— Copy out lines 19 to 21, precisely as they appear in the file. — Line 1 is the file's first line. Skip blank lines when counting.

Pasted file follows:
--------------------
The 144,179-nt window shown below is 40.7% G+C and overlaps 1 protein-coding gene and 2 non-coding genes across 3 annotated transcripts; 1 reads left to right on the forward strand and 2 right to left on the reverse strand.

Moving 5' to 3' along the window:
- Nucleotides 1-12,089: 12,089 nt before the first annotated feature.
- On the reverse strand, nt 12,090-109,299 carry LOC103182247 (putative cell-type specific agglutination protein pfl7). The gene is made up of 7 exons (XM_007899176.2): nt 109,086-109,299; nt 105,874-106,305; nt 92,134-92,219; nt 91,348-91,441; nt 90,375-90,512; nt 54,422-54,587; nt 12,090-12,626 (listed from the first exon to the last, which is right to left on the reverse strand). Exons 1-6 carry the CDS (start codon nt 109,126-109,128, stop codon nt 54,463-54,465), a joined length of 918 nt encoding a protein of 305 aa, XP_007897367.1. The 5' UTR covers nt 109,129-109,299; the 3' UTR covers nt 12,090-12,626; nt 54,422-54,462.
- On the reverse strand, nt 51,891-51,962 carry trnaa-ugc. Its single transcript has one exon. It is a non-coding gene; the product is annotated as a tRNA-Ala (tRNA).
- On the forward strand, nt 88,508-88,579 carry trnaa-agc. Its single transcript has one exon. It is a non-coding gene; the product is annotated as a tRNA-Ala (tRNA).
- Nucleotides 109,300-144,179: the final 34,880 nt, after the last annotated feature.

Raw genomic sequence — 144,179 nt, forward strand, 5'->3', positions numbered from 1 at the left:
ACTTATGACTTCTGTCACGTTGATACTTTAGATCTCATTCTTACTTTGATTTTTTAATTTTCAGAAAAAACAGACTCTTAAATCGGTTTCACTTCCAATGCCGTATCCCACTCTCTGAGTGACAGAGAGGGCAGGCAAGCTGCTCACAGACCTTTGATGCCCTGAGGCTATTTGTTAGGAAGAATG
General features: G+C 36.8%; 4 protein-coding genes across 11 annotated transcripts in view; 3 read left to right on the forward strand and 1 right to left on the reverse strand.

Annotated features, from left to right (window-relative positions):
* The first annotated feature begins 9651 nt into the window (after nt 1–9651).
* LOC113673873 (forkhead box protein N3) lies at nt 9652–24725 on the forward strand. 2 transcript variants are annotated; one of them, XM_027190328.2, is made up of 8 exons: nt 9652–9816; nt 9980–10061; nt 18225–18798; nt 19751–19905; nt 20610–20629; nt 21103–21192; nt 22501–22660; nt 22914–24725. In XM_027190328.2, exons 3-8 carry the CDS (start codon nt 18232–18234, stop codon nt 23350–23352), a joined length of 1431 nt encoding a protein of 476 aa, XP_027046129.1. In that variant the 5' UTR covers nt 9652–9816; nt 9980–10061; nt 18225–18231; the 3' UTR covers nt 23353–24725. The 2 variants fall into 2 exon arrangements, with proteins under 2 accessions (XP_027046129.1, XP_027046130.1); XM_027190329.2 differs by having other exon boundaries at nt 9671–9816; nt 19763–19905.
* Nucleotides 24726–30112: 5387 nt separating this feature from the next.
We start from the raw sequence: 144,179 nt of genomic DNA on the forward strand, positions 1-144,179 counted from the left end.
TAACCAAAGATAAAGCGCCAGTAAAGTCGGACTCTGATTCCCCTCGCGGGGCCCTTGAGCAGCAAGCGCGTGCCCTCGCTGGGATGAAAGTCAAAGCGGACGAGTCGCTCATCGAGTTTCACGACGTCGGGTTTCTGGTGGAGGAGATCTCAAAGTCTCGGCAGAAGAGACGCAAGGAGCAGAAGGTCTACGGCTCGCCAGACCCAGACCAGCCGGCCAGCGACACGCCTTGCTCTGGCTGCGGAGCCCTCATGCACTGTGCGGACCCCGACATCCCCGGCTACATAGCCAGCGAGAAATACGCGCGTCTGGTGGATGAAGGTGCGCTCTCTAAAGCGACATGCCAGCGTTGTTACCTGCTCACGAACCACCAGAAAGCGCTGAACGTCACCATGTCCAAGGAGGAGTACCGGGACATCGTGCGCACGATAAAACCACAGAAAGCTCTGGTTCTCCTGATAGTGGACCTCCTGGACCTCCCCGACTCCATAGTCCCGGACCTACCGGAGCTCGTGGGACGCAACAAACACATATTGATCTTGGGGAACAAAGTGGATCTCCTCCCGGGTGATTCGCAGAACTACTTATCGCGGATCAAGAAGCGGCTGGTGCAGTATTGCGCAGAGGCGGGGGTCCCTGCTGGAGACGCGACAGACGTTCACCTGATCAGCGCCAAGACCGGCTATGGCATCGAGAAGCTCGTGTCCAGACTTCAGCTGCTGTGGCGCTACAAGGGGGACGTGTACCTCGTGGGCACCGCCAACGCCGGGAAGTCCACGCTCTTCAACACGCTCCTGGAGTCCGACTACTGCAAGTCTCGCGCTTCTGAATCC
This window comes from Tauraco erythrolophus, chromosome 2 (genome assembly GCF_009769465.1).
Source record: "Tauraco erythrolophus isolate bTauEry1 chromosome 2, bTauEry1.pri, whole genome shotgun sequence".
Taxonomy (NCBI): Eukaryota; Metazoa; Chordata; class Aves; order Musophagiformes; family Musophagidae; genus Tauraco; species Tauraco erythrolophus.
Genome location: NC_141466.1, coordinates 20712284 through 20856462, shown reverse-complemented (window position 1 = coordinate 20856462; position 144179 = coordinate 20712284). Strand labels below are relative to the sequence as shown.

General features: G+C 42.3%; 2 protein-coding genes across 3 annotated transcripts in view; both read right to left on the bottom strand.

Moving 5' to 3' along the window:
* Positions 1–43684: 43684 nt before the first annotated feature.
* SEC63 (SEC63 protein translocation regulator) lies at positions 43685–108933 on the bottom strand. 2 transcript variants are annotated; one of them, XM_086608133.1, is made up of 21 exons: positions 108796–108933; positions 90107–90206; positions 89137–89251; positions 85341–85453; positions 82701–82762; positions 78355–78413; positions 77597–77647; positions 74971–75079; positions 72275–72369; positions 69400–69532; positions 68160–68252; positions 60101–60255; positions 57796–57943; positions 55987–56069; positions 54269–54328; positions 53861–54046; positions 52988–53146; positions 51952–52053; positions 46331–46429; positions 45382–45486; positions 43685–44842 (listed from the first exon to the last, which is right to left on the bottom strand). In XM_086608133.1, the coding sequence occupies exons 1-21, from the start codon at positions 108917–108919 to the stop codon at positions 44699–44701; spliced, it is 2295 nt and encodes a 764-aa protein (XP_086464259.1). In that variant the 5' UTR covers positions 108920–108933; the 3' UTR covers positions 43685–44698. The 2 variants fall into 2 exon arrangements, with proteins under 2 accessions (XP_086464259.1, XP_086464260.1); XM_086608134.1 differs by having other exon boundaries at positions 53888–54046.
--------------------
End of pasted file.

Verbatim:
Taxonomy (NCBI): Eukaryota; Metazoa; Chordata; class Aves; order Musophagiformes; family Musophagidae; genus Tauraco; species Tauraco erythrolophus.
Genome location: NC_141466.1, coordinates 20712284 through 20856462, shown reverse-complemented (window position 1 = coordinate 20856462; position 144179 = coordinate 20712284). Strand labels below are relative to the sequence as shown.

General features: G+C 42.3%; 2 protein-coding genes across 3 annotated transcripts in view; both read right to left on the bottom strand.